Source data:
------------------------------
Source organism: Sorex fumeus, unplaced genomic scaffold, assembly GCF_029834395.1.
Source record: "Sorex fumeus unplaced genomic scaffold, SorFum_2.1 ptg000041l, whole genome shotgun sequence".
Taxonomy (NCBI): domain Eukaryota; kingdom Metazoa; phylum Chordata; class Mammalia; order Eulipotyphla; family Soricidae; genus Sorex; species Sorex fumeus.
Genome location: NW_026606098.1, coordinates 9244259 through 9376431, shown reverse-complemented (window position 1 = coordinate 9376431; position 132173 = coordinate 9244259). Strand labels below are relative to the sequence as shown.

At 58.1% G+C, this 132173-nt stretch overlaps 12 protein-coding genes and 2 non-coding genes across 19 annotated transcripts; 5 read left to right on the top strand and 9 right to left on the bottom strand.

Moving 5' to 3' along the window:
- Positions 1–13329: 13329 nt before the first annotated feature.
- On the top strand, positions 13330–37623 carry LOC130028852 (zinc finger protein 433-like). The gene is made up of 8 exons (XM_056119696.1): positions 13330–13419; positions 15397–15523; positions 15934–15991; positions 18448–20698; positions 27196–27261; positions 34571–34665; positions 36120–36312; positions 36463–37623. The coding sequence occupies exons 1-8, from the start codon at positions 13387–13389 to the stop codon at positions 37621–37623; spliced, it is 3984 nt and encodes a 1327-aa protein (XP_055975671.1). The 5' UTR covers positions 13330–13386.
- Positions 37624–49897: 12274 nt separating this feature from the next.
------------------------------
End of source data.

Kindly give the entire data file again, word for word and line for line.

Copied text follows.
Source organism: Sorex fumeus, unplaced genomic scaffold, assembly GCF_029834395.1.
Source record: "Sorex fumeus unplaced genomic scaffold, SorFum_2.1 ptg000041l, whole genome shotgun sequence".
Taxonomy (NCBI): domain Eukaryota; kingdom Metazoa; phylum Chordata; class Mammalia; order Eulipotyphla; family Soricidae; genus Sorex; species Sorex fumeus.
Genome location: NW_026606098.1, coordinates 9244259 through 9376431, shown reverse-complemented (window position 1 = coordinate 9376431; position 132173 = coordinate 9244259). Strand labels below are relative to the sequence as shown.

At 58.1% G+C, this 132173-nt stretch overlaps 12 protein-coding genes and 2 non-coding genes across 19 annotated transcripts; 5 read left to right on the top strand and 9 right to left on the bottom strand.

Moving 5' to 3' along the window:
- Positions 1–13329: 13329 nt before the first annotated feature.
- On the top strand, positions 13330–37623 carry LOC130028852 (zinc finger protein 433-like). The gene is made up of 8 exons (XM_056119696.1): positions 13330–13419; positions 15397–15523; positions 15934–15991; positions 18448–20698; positions 27196–27261; positions 34571–34665; positions 36120–36312; positions 36463–37623. The coding sequence occupies exons 1-8, from the start codon at positions 13387–13389 to the stop codon at positions 37621–37623; spliced, it is 3984 nt and encodes a 1327-aa protein (XP_055975671.1). The 5' UTR covers positions 13330–13386.
- Positions 37624–49897: 12274 nt separating this feature from the next.